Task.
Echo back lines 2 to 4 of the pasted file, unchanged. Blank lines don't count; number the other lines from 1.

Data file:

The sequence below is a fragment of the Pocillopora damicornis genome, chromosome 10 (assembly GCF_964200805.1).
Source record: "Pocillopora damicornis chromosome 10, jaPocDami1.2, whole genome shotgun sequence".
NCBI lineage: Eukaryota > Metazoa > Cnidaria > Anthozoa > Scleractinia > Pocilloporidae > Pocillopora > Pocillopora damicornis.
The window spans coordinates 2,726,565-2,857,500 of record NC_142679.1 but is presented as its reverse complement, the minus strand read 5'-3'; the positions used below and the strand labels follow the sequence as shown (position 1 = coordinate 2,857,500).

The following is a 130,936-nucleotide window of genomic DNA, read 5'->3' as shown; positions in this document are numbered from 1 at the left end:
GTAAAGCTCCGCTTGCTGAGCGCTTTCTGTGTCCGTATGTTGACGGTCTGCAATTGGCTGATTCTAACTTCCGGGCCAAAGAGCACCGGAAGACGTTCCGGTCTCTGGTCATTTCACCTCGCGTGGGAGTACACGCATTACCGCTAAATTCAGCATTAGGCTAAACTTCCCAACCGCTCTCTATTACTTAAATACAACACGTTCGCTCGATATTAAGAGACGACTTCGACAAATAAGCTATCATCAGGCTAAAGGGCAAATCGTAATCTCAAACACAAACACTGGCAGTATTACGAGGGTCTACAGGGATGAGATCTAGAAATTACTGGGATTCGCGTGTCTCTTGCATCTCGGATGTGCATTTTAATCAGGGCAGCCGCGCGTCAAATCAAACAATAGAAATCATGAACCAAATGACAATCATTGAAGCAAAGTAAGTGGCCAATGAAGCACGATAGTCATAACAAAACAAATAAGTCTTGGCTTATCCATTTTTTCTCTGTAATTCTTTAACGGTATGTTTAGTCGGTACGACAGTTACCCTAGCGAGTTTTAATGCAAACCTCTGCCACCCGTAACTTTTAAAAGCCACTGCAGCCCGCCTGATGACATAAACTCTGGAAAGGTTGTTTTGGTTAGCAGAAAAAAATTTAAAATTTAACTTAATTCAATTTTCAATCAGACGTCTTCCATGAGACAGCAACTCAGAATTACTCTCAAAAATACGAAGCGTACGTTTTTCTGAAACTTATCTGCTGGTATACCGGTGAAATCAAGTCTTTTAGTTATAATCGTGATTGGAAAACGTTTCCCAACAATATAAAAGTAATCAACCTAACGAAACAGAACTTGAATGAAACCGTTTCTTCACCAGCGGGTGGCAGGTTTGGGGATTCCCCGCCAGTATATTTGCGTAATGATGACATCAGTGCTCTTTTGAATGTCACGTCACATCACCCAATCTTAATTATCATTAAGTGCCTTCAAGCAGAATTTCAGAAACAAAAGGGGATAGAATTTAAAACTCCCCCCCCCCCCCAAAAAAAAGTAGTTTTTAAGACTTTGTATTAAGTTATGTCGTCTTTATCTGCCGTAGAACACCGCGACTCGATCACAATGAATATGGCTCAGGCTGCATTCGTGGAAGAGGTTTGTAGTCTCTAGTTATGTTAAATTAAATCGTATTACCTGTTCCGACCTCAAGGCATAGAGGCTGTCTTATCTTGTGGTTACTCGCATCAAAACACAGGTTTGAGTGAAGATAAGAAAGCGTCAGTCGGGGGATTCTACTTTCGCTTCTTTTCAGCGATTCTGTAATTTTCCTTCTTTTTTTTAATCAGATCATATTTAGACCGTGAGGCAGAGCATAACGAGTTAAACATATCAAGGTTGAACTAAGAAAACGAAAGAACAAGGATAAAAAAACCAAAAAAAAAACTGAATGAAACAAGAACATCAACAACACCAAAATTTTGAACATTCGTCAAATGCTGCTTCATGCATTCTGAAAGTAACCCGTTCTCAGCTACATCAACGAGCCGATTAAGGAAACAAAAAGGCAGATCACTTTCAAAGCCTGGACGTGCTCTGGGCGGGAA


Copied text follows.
Source record: "Pocillopora damicornis chromosome 10, jaPocDami1.2, whole genome shotgun sequence".
NCBI lineage: Eukaryota > Metazoa > Cnidaria > Anthozoa > Scleractinia > Pocilloporidae > Pocillopora > Pocillopora damicornis.
The window spans coordinates 2,726,565-2,857,500 of record NC_142679.1 but is presented as its reverse complement, the minus strand read 5'-3'; the positions used below and the strand labels follow the sequence as shown (position 1 = coordinate 2,857,500).